Emergency Vet In High Point, NC

Looking for an emergency vet in High Point, NC? Search for your nearest animal hospital below.

      List of Emergency Vets in High Point, NC

      CENTER VETERINARY HOSPITAL

      ADDRESS: 1203 West Market Center Drive, High Point NC 27260
      TEL: (336) 886-8611
      Your Veterinarian in High Point, Dr. Ray Coble, is a High Point University Alumni, has been a solo practitioner for 28 years and has seen several generations of our clients’ pets. They are more than just “customers”. You and your pets become members of our families too.

      BANFIELD PET HOSPITAL (HIGH POINT)

      ADDRESS: 265 Eastchester Drive, Suite 130, High Point NC 27262
      TEL: (336) 884-4035
      For over 50 years, Banfield Pet Hospital has been providing health care to pets across the nation. Whether your pet is in need of vaccinations, surgery or something in between, the Banfield Pet Hospital of High Point is ready to partner with you in the overall health and well-being of your pet.

      EMERYWOOD VETERINARY HOSPITAL

      ADDRESS: 812 West Lexington Avenue, High Point NC 27262
      TEL: (336) 885-7575
      Emerywood Veterinary Hospital PA is a solo, general practice veterinary hospital. Our experienced doctor is one you can trust to provide effective care and is backed by a dedicated animal loving staff. The goal of every team member at our veterinary hospital is to maintain and improve the quality of your pet’s life. We desire to treat your pet as we would our own.

      TOTAL CARE VETERINARY HOSPITAL

      ADDRESS: 633 Greensboro Road, High Point NC 27260
      TEL: (336) 841-8877
      At Total Care and Skeet Club Veterinary Hospitals, we strive for a warm and professional relationship with you and your pet. This page highlights the staff – our training, experience and dedication to veterinary medicine.

      SKEET CLUB VETERINARY HOSPITAL

      ADDRESS: 1578 Skeet Club Road, High Point NC 27265
      TEL: (336) 886-2315
      Our animal hospitals offer a full range of veterinary services to care for your pet, including pet surgery. Learn more about our complete line of services here and why they are important to maintaining the health and happiness of your pet.


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      Signs Your Pet Needs Emergency Care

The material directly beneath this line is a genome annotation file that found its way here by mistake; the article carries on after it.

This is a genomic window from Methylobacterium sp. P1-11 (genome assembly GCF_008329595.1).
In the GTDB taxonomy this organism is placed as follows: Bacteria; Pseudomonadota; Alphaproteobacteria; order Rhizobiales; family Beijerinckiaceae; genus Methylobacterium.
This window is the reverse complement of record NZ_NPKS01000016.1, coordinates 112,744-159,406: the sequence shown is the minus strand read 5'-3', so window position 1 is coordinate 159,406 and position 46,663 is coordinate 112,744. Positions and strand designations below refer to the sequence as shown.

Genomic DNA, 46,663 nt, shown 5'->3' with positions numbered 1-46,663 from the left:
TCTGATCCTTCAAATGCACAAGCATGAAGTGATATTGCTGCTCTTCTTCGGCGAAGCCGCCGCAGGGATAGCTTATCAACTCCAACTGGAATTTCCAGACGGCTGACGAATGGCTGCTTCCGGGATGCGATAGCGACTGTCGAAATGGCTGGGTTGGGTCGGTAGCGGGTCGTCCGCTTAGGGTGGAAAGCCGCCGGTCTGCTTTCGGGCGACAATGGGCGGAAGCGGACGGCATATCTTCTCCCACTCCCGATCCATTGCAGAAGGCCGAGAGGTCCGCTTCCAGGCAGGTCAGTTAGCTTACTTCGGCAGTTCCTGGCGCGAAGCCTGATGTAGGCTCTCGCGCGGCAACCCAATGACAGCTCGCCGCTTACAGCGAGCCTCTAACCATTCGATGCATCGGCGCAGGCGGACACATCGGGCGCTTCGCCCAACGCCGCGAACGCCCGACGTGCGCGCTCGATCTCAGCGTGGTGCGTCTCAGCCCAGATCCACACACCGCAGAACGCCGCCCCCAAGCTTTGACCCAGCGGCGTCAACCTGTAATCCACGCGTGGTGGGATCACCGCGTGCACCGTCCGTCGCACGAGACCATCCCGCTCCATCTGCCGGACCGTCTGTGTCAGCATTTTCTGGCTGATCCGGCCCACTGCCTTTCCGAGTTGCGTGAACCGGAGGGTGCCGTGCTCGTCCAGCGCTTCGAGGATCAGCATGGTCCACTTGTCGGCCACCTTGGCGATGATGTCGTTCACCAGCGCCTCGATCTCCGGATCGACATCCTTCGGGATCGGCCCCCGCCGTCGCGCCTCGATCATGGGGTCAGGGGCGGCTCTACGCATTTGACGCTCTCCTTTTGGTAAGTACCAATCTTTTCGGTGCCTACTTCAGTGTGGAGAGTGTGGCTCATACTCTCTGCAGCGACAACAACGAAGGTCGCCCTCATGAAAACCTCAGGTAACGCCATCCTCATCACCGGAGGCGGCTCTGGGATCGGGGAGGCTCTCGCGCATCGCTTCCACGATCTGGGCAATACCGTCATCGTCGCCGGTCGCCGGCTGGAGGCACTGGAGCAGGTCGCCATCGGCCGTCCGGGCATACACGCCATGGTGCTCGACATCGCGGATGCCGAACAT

Has your pet experienced some kind of trauma and in need in emergency care? Here are some of the signs to look when determining whether your pet needs an emergency vet:

      • Pale gums
      • Rapid breathing
      • Weak or rapid pulse
      • Change in body temperature
      • Difficulty standing
      • Apparent paralysis
      • Loss of consciousness
      • Seizures
      • Excessive bleeding

      How To Handle Your Injured Pet

      It is possible that your pet can act aggressively when they’ve been injured. It’s important to be careful how you handle them for their safety and your own.

      For Dogs:

      • Be calm and go slow when approaching.
      • If your dog appears aggressive, get someone to help you.
      • Fashion a makeshift stretcher and carefully lift your dog onto it.
      • Support their neck and back as you move them in case of spinal injuries.

      For Cats:

      • Cover your cats head gently with a towel, to prevent them from biting you.
      • Very carefully, lift your cat into its carrier or a box.
      • Support their neck and back as you move them in case of spinal injuries.

      First Aid Treatment At Home

      Depending on the situation, there are some actions you can take at home to stabalize your pet before transporting them to an emergency vet.

      Bleeding:

      • If your pet is bleeding externally due to a trauma, apply pressure to the wound quickly and hold it there.
      • If possible, elevate the injury.

      Choking:

      • If your pet is choking on a foreign object, put your fingers in their mouth and try to remove the blockage.
      • If you’re unable to remove the blockage, perform a modified version of the Heimlich manouver by giving a sharp blow to their chest.

      CPR:

      • If your pet is unconcious and unresponsive, you may need to perform CPR.
      • First, check if your pet is breathing and if they have a heartbeat. If you cannot find either, start chest compressions.
      • Perform 30 chest compressions followed by two rescue breaths. Repeat this until your pet starts breathing on their own again.
      • To give a rescue breath, close your pets mouth and extend their neck to open the airway. Place your mouth over your pets nose and exhale until you see your pets chest rise.
      • Check for a heartbeat every 2 minutes.
      • Continue giving your pet CPR until you reach an emergency vet.